Records -- current status
brian.goetz at oracle.com
Tue Mar 27 13:04:09 UTC 2018
> > Extension
> Do I understand it right that you are proposing that Records cannot
> inherit normal classes, while abstract records can be inherited by
> normal classes?
More restrictive than that:
- records can extend abstract records, or Object (really, AbstractRecord)
- that's it.
There are two primary drivers why non-abstract records shouldn't be
extended by something else (record or not):
- Identity anomalies. If S extends R, where R is a record, then ctor
composed-with dtor is not an identity on R. That means if someone does:
case R(R_ARGS) -> new R(R_ARGS)
they may think they are cloning, but in fact they are decapitating.
(Even if S has no additional state over R, it still has typestate that
- Equality anomalies. If S can extend R, and S has state that wants
to participate in equals/hashCode, and therefore wants to override
equals, this may violate the symmetry or transitivity of equals.
The current notion of abstract records avoids both of these because it
has no equality (abstract records reabstract equals), and has no
constructors, so ctor \compose dtor is meaningless on abstract records.
> Is a decision to make class be a record a binding decision over long
We intend that there should be a source- and binary- compatible
refactoring between a record and an equivalent class.
The class to record direction is the one that is immediately
interesting, since people have source bases full of classes they'd like
to turn into records. This is OK as long as the members the class
already has (constructor, equals) conform to the semantics of their
record equivalents, and the author is OK with the class being final and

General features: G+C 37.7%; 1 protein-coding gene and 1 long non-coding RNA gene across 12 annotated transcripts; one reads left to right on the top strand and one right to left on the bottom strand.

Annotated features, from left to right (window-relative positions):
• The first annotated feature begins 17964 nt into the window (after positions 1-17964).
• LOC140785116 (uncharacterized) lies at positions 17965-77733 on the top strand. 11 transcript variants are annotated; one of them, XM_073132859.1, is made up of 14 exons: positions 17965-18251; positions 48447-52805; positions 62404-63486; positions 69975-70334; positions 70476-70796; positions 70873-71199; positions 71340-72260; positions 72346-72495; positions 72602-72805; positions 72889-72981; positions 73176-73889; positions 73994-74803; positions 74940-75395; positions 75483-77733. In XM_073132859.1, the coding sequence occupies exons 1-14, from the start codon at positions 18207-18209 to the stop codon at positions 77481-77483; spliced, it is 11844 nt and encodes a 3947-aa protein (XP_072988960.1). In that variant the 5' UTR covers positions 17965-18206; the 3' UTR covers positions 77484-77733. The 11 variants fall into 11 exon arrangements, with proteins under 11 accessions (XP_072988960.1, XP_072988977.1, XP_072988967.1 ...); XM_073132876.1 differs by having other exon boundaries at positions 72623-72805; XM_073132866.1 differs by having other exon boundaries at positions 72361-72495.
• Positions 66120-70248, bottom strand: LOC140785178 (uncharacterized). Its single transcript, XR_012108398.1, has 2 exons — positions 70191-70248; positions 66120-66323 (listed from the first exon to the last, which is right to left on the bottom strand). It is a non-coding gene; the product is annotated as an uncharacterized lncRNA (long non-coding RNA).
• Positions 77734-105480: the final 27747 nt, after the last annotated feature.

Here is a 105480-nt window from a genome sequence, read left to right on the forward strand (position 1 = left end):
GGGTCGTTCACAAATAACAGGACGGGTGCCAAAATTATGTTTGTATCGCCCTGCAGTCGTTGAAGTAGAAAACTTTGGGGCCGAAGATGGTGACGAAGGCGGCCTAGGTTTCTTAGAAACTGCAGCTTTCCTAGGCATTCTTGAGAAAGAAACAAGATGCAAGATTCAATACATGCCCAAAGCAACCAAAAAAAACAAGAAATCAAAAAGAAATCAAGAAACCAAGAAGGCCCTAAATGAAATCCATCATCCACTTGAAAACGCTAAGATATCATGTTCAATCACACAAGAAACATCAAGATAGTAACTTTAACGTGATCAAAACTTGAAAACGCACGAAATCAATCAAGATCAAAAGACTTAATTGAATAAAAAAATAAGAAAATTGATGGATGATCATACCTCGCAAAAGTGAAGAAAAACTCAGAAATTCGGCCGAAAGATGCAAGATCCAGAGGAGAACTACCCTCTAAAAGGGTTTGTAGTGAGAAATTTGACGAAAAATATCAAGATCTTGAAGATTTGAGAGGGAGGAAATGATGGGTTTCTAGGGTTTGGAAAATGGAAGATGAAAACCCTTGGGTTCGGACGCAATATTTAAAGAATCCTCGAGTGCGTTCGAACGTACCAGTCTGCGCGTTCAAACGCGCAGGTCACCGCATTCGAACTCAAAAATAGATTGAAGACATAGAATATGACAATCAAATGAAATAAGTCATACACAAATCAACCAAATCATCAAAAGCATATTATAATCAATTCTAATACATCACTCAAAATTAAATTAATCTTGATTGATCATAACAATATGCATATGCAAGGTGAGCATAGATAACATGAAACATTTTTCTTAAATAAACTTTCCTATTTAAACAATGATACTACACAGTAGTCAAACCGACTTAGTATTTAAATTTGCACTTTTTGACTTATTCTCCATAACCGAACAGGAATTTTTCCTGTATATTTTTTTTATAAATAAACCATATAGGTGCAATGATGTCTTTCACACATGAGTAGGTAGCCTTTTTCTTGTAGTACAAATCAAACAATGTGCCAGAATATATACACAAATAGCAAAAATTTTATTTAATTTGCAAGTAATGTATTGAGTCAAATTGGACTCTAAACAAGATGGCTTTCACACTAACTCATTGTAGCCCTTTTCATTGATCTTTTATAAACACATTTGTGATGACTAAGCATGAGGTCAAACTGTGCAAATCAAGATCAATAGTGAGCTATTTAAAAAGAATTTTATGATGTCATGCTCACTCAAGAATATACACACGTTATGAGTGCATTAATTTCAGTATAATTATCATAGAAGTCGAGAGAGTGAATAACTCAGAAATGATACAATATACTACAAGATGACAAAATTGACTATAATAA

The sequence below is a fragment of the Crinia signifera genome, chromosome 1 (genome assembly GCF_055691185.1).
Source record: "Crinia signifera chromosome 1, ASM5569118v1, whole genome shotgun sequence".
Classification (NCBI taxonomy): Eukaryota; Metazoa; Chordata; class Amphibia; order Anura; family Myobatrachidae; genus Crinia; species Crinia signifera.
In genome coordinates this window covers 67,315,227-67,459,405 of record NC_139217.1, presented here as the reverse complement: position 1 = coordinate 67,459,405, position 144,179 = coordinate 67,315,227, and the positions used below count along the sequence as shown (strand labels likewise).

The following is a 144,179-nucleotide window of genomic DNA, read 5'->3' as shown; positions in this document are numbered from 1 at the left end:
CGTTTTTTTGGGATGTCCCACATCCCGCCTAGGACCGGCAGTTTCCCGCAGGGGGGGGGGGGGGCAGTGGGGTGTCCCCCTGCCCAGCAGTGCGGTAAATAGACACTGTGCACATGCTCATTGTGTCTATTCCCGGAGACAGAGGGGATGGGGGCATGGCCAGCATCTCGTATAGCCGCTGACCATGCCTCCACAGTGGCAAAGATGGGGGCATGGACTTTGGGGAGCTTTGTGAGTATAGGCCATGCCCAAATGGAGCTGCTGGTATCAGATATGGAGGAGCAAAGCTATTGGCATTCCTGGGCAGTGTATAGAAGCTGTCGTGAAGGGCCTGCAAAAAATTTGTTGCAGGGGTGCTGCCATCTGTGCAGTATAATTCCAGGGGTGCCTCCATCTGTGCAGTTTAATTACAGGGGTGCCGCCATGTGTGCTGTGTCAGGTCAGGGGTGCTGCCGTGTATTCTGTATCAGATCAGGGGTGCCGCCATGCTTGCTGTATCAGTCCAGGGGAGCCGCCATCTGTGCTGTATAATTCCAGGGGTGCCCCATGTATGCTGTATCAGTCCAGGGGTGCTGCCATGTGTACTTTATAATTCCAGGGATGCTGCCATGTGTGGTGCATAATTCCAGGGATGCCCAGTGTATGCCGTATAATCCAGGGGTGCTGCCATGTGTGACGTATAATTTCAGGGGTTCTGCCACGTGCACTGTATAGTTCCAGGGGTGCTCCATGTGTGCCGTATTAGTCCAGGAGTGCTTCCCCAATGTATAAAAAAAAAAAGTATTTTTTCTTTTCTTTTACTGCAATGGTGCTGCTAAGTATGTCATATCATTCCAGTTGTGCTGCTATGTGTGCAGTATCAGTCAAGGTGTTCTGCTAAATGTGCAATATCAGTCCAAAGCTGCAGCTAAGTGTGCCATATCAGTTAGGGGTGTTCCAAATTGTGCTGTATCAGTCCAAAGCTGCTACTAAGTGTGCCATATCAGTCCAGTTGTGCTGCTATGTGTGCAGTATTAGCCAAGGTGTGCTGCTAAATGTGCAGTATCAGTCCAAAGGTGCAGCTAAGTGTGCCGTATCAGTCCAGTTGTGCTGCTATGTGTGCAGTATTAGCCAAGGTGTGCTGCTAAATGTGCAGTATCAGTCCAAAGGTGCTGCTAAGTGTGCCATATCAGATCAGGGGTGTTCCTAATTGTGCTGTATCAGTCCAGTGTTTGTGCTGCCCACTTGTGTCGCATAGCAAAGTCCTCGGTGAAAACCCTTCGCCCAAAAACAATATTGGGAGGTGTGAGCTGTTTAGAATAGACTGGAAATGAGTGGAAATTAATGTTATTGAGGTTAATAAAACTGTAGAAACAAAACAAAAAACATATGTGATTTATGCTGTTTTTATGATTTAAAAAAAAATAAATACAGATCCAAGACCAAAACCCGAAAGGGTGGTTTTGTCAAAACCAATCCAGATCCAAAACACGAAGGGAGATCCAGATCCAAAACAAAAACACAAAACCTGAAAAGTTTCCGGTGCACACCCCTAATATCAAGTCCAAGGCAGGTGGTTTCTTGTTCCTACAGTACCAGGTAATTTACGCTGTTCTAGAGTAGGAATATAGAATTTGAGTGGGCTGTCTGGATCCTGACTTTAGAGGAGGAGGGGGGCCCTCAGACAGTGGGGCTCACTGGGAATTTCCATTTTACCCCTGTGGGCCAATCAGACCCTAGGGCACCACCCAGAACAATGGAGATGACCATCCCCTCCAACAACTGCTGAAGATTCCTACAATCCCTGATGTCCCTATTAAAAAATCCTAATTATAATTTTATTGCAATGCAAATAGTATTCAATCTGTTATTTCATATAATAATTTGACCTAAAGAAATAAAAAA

The other direction is likely to be less common, but also important; it
is analogous to refactoring an enum to a class that uses the type-safe
enum pattern, which happens once in a while when you hit the limits of
what you can do with an enum/record. But given that the goal all along
is to have records be "just macros for corresponding classes", this
should be doable.
Where the decision is binding is when you take on a specific class
record Point(int x, int y);
If you want to add a `z` to this, you're venturing onto the ice.
Existing code may assume the existence of an XY constructor or
deconstructor; we can probably handle this via adding additional
explicit ctor/dtors. But existing code may also depend on the
behavioral assumption that equality of points is based on x and y. So
the record <--> class refactoring is practical, but the record <-->
different record refactoring is dicier. (That said, the sweet spot for
records is when they are used within a maintenance boundary, where you
can find all the uses. So this might be OK too.)
> Given that records cannot inherit from normal classes, but normal
> classes can inherit from records AND
> names are important part of source level compatibility, I'm torn on
> abstract records.
With the more restricted understanding, that normal classes cannot
extend records, does this change your position?
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